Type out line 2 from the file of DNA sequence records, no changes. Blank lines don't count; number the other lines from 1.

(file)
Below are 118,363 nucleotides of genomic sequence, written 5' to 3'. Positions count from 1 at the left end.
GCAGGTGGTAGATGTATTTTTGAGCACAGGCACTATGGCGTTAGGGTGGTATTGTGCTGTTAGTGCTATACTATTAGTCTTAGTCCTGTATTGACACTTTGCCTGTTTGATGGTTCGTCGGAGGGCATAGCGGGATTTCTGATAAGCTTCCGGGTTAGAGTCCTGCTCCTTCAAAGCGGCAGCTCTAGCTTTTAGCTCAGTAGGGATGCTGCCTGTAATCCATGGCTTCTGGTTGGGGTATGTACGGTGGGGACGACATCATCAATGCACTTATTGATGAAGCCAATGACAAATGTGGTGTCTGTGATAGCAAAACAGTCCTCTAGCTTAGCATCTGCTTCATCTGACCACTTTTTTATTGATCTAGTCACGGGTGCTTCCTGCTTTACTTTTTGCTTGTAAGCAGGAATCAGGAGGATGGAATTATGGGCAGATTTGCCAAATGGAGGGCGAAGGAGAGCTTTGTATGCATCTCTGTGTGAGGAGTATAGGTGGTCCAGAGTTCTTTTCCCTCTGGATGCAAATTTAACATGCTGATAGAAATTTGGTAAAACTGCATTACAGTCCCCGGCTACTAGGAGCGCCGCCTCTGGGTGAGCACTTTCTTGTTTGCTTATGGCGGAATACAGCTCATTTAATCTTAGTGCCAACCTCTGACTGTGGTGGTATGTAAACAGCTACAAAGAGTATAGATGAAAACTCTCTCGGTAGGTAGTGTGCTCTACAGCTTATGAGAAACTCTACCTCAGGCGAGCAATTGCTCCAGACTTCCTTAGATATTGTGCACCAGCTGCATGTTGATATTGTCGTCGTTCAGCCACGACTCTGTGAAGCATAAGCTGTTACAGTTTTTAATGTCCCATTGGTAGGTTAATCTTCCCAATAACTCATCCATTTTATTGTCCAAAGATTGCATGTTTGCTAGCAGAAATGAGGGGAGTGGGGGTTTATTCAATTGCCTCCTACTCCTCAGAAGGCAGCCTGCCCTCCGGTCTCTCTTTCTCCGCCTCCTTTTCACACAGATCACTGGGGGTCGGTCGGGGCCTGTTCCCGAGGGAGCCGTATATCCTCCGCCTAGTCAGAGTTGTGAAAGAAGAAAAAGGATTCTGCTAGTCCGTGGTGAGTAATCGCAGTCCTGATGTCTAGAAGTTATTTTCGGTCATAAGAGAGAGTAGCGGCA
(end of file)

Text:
GCAGGTGGTAGATGTATTTTTGAGCACAGGCACTATGGCGTTAGGGTGGTATTGTGCTGTTAGTGCTATACTATTAGTCTTAGTCCTGTATTGACACTTTGCCTGTTTGATGGTTCGTCGGAGGGCATAGCGGGATTTCTGATAAGCTTCCGGGTTAGAGTCCTGCTCCTTCAAAGCGGCAGCTCTAGCTTTTAGCTCAGTAGGGATGCTGCCTGTAATCCATGGCTTCTGGTTGGGGTATGTACGGTGGGGACGACATCATCAATGCACTTATTGATGAAGCCAATGACAAATGTGGTGTCTGTGATAGCAAAACAGTCCTCTAGCTTAGCATCTGCTTCATCTGACCACTTTTTTATTGATCTAGTCACGGGTGCTTCCTGCTTTACTTTTTGCTTGTAAGCAGGAATCAGGAGGATGGAATTATGGGCAGATTTGCCAAATGGAGGGCGAAGGAGAGCTTTGTATGCATCTCTGTGTGAGGAGTATAGGTGGTCCAGAGTTCTTTTCCCTCTGGATGCAAATTTAACATGCTGATAGAAATTTGGTAAAACTGCATTACAGTCCCCGGCTACTAGGAGCGCCGCCTCTGGGTGAGCACTTTCTTGTTTGCTTATGGCGGAATACAGCTCATTTAATCTTAGTGCCAACCTCTGACTGTGGTGGTATGTAAACAGCTACAAAGAGTATAGATGAAAACTCTCTCGGTAGGTAGTGTGCTCTACAGCTTATGAGAAACTCTACCTCAGGCGAGCAATTGCTCCAGACTTCCTTAGATATTGTGCACCAGCTGCATGTTGATATTGTCGTCGTTCAGCCACGACTCTGTGAAGCATAAGCTGTTACAGTTTTTAATGTCCCATTGGTAGGTTAATCTTCCCAATAACTCATCCATTTTATTGTCCAAAGATTGCATGTTTGCTAGCAGAAATGAGGGGAGTGGGGGTTTATTCAATTGCCTCCTACTCCTCAGAAGGCAGCCTGCCCTCCGGTCTCTCTTTCTCCGCCTCCTTTTCACACAGATCACTGGGGGTCGGTCGGGGCCTGTTCCCGAGGGAGCCGTATATCCTCCGCCTAGTCAGAGTTGTGAAAGAAGAAAAAGGATTCTGCTAGTCCGTGGTGAGTAATCGCAGTCCTGATGTCTAGAAGTTATTTTCGGTCATAAGAGAGAGTAGCGGCA